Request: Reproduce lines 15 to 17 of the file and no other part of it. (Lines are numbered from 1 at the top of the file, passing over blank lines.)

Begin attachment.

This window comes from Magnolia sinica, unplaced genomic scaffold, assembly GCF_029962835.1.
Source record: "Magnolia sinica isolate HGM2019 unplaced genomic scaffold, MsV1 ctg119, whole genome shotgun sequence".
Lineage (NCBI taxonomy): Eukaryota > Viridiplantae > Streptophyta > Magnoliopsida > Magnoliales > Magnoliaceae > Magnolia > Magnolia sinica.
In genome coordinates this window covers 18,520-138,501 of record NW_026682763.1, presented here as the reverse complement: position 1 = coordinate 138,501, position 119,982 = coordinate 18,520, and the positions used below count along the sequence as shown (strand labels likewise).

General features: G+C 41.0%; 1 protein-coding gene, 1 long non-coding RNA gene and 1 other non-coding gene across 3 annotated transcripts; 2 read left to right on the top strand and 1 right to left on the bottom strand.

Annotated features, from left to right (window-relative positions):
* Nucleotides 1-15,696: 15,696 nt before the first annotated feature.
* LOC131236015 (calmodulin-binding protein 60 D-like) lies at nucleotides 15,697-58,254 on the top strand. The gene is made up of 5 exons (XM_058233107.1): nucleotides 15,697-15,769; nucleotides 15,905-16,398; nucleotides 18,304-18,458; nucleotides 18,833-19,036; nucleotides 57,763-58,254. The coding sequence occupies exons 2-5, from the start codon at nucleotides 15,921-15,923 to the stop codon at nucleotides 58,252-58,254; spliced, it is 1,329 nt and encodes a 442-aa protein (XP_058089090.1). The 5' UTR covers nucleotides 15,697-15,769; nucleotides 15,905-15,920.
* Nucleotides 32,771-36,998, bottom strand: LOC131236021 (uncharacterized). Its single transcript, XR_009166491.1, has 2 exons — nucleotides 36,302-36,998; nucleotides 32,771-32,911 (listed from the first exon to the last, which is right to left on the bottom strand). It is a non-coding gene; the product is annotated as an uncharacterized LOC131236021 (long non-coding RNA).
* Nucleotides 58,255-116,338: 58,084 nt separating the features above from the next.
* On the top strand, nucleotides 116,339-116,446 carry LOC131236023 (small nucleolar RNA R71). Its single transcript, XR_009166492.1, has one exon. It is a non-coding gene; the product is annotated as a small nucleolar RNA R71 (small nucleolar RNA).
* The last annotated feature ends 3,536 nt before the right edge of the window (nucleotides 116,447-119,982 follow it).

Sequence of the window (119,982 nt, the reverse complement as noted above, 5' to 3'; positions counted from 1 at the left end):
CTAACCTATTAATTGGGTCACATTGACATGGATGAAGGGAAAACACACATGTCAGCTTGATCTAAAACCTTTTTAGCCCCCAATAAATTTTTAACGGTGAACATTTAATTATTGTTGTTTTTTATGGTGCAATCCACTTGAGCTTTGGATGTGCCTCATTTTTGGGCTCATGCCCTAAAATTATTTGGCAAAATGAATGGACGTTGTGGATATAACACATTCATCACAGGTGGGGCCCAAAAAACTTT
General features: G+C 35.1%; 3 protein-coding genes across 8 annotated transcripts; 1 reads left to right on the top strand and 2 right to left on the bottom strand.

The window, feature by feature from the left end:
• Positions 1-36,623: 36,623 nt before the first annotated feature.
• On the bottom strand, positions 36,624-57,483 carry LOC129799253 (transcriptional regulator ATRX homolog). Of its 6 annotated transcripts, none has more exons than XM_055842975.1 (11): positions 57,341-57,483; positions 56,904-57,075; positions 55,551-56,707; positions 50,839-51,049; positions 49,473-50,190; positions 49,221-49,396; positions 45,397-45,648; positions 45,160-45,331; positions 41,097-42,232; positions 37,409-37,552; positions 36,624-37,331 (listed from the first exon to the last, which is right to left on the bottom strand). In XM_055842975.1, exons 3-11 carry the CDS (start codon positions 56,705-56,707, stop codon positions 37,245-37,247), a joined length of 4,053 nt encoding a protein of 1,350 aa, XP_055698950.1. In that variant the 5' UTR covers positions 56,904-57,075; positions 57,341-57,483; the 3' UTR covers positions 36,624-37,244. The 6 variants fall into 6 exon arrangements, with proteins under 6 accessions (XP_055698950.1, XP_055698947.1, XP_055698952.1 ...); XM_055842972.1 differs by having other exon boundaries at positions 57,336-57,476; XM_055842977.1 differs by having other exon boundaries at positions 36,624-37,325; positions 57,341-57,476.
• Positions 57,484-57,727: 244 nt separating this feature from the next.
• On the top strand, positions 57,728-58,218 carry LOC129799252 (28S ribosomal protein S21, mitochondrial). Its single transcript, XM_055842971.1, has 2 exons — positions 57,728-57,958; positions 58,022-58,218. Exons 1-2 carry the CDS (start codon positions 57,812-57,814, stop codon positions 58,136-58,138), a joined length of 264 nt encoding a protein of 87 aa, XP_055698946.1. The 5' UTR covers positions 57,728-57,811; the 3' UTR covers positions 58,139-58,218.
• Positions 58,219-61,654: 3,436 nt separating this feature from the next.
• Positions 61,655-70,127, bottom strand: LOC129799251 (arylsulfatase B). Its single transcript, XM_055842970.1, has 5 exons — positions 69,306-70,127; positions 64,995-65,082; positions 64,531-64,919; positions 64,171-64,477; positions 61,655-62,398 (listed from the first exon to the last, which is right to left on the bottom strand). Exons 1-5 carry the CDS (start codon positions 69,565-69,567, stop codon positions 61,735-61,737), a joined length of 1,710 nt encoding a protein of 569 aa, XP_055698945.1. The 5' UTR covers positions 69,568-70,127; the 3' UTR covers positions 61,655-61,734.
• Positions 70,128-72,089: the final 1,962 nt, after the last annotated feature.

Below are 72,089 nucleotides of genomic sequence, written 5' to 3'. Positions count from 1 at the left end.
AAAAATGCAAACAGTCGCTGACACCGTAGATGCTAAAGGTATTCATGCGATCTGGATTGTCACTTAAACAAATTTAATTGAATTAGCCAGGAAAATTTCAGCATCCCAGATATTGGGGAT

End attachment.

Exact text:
General features: G+C 35.1%; 3 protein-coding genes across 8 annotated transcripts; 1 reads left to right on the top strand and 2 right to left on the bottom strand.

The window, feature by feature from the left end:
• Positions 1-36,623: 36,623 nt before the first annotated feature.